Cathedral is a single 34-minute experimental piece comprised solely of solo saxophone and prominant feedback from Swiss-based Christian Kobi that will put off many listeners within the first five minutes thanks to the early squealing, shrieking sounds that jars right through your teeth. If you can’t stand the sound of nails down a blackboard, you’ll be reaching for the playback stop button very quickly. And that would be a shame, because if you’re willing to hold out until (or skip to) around the six minute mark, things settle down somewhat and the lower, slower textures of the sax begin to shine through. By the twelve minute mark, it’s positively sedentary, beautifully recorded to show the expressive husky reverberence of a saxophone in extreme close-up detail.
A second lease of life comes halfway through, with the sax jumping from almost trad-sounding jazz, to more squealing and dog-frustrating sounds (don’t say I didn’t warn you), down to lowest-register drone hums, in fairly quick order.
It was recorded in 2019 in the former Swisscom high-bay warehouse- “probably the largest underground space in Berne”- and officially it’s the last part in a trilogy, after releases in 2010 and 2013. I haven’t heard those other two releases though so can’t comment on its effectiveness as a triptych. However I would say that 34 minutes seems just about right for the concept, and it neither overstays nor understays its welcome.
In old-fashioned avantgarde fashion it won’t be everyone’s cup of tea, to put it mildly, but if you have the high tolerance required to get past the initial gateway, it’s certainly worth delving into for half an hour.
Alex White works predominantly with electronic music, but Transductions is based almost wholly around a disklavier- a MIDI-controllable yet acoustic (and seemingly extremely expensive) piano- which is being driven through programmatic or machine-output patterns. Consequently, the result sounds like the work of a classical pianist who’s going a little bit mad.
The variation comes from differing levels of chaos. “Slow Descent Of Wooden Window”, despite its name, is one of the noisiest and least obviously structured pieces, while “Cheekbone Against Window Of Train” is calmer and more solemn, evocatively reproducing those senses of travel and the slow travel on raindrops on glass.
Each track title describes a transfer of energy, yet I have to say that overall, the feeling is more sedate than energetic. Even shorter more active pieces such as “Bicycle Rear Wheel Lateral Movement”, thanks to their enchanting and slightly fragile acoustic sound, have an effect that’s a little like listening to a waterfall- while it’s a wall of seemingly unmanaged noise, it flows in such a way that it feels like a single natural texture.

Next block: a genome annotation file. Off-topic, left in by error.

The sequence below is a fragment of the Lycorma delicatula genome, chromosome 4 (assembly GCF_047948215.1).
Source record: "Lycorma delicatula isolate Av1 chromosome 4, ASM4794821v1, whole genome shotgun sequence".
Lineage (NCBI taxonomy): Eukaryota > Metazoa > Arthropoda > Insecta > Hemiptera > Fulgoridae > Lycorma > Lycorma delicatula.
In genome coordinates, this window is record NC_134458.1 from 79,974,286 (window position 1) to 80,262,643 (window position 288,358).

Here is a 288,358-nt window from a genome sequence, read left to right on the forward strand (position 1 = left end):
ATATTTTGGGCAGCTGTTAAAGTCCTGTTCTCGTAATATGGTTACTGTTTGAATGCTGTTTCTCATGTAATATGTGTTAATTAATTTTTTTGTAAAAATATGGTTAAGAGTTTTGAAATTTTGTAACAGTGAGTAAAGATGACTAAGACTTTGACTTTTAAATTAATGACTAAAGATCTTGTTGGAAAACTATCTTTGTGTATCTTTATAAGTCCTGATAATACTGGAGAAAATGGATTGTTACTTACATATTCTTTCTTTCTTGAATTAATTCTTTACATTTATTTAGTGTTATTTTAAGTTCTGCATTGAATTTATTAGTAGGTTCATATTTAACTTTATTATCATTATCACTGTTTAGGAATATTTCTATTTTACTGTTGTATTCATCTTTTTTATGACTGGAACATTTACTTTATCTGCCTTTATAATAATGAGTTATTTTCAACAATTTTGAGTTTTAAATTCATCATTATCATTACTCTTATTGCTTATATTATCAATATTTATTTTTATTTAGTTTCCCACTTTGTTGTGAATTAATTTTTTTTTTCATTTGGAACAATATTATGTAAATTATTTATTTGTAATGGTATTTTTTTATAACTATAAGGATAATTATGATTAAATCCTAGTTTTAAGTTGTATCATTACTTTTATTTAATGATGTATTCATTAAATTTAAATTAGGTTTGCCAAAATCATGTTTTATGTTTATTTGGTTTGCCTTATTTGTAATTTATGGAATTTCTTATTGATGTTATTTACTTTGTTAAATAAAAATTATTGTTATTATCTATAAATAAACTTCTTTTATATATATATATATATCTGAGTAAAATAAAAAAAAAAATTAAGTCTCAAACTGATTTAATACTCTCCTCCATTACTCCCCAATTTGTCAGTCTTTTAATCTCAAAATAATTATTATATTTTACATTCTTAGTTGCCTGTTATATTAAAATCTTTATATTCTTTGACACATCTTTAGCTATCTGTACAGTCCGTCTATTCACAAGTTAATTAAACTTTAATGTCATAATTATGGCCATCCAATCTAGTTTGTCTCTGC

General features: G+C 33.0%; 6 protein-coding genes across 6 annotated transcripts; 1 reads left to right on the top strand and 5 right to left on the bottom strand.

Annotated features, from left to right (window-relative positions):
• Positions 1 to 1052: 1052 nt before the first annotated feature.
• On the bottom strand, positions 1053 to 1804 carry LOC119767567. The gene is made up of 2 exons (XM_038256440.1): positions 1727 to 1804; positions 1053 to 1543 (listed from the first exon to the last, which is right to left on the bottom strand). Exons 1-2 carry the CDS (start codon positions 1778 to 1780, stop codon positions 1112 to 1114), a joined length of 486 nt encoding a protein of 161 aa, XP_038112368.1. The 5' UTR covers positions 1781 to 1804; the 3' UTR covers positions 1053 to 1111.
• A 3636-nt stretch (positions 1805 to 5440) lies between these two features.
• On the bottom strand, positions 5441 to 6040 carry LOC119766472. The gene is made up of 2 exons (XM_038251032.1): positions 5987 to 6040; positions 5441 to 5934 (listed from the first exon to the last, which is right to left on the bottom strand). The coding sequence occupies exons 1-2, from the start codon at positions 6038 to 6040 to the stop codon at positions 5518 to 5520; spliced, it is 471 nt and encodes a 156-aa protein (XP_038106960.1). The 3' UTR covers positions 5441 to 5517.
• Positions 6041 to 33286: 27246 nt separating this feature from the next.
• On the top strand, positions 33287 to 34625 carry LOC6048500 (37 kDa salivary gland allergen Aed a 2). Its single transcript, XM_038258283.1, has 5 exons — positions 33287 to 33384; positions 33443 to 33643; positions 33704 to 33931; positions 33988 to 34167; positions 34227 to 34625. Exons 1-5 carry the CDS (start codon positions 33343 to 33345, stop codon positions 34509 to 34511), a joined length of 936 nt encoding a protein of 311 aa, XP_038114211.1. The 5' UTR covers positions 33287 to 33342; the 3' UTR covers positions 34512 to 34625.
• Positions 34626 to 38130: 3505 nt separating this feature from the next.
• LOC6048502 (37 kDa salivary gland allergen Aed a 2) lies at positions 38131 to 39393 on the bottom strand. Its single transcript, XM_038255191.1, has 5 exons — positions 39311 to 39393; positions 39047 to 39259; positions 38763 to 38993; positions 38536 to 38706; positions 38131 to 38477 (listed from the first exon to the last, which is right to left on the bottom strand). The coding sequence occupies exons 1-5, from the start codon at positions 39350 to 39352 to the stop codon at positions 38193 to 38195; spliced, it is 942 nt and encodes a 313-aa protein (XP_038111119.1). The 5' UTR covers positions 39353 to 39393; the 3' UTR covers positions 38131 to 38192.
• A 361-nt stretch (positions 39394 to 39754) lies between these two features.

Despite the unique methodology behind it, the only criticism I feel inclined to level at this release is that it sounds much like the simple work of an experimental pianist, sketching textures with their fingers alone, and if you hadn’t read the accompanying blurb to tell you how it was generated, you wouldn’t realise how it had been formed. But nevertheless it’s a rich avantgarde piano work that’s worthy of attention.
From the off, it’s clear that Renaud Gabriel Pion’s dual role as classically-trained pianist and electronic producer is going to make this an unusual release. Despite being the work of one man, the steady pull of the clarinet towards jazz while the electronic work pulls towards glitch and abstraction is at the core of the album’s friction. But it’s a friction that gives energy, rather than stress, as evidenced beautifully in the upbeat opener “Zeitgeist”.
At times the see-saw swings more to one side, sucha s in the beautiful layered second half of “Russian” which gives us a dubsteppy wub-wub sound playing deferentially quietly under multi-tracked rich clarinet tones. In return, there are points in pieces like “Lush” or the decidedly trip-hoppy “Katana 2” where the clarinet takes a breather (but not for long) to let the intricate and detailed click rhythms and synthetic pad work come to the fore.
“Radiance” features the soft, fragile vocals of Big Sir’s Lisa Papineau. It’s a standout track, not just for that reason but for the richness of expression throughout. Fans of Submotion Orchestra should absolutely connect with this, and I hope it has some broadcast success that draws people in to hear and appreciate the instrumental work.
It’s mostly fairly punchy stuff, bordering on frantic in the rhythm department occasionally, though there is a nicely timed mid-album lull in “Cyborg” where the sounds get a little darker and more expansive, before opening up to a new dawn in “Tala” and beyond. Examples from the international rhythm flavours in “Bunraku” to the electro bass of “Neo-Tokyo” emphasise the diversity of elements being called on.
Across thirteen fairly short pieces, the electronica here is not revolutionary or ground-breaking. But the fusion between the electronica and the earthy expressive tones of a clarinet (which as previously documented is an instrument I’ve got a serious soft spot for) is handled absolutely beautifully here, and it’s that richness that genuinely makes this one of the most striking and attention-grabbing albums I’ve heard this year so far.